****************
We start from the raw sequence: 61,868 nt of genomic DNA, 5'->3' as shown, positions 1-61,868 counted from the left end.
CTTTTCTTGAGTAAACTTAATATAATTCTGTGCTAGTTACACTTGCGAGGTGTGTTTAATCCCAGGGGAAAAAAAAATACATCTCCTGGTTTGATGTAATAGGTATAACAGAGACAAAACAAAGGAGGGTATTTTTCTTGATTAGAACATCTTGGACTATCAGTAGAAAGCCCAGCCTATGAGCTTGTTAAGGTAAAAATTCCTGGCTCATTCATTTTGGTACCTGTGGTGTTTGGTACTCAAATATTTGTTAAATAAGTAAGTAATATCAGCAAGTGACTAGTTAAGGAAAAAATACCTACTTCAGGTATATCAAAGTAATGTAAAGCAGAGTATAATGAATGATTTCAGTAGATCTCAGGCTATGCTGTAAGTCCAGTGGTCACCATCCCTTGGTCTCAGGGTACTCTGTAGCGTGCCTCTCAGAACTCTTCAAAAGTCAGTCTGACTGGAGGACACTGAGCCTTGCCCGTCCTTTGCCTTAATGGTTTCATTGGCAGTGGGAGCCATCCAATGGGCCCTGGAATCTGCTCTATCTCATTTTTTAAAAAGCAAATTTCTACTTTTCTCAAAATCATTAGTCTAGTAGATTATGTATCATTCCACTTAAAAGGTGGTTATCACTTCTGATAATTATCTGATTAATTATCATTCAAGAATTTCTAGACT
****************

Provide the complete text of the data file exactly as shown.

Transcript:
We start from the raw sequence: 61,868 nt of genomic DNA, 5'->3' as shown, positions 1-61,868 counted from the left end.
CTTTTCTTGAGTAAACTTAATATAATTCTGTGCTAGTTACACTTGCGAGGTGTGTTTAATCCCAGGGGAAAAAAAAATACATCTCCTGGTTTGATGTAATAGGTATAACAGAGACAAAACAAAGGAGGGTATTTTTCTTGATTAGAACATCTTGGACTATCAGTAGAAAGCCCAGCCTATGAGCTTGTTAAGGTAAAAATTCCTGGCTCATTCATTTTGGTACCTGTGGTGTTTGGTACTCAAATATTTGTTAAATAAGTAAGTAATATCAGCAAGTGACTAGTTAAGGAAAAAATACCTACTTCAGGTATATCAAAGTAATGTAAAGCAGAGTATAATGAATGATTTCAGTAGATCTCAGGCTATGCTGTAAGTCCAGTGGTCACCATCCCTTGGTCTCAGGGTACTCTGTAGCGTGCCTCTCAGAACTCTTCAAAAGTCAGTCTGACTGGAGGACACTGAGCCTTGCCCGTCCTTTGCCTTAATGGTTTCATTGGCAGTGGGAGCCATCCAATGGGCCCTGGAATCTGCTCTATCTCATTTTTTAAAAAGCAAATTTCTACTTTTCTCAAAATCATTAGTCTAGTAGATTATGTATCATTCCACTTAAAAGGTGGTTATCACTTCTGATAATTATCTGATTAATTATCATTCAAGAATTTCTAGACT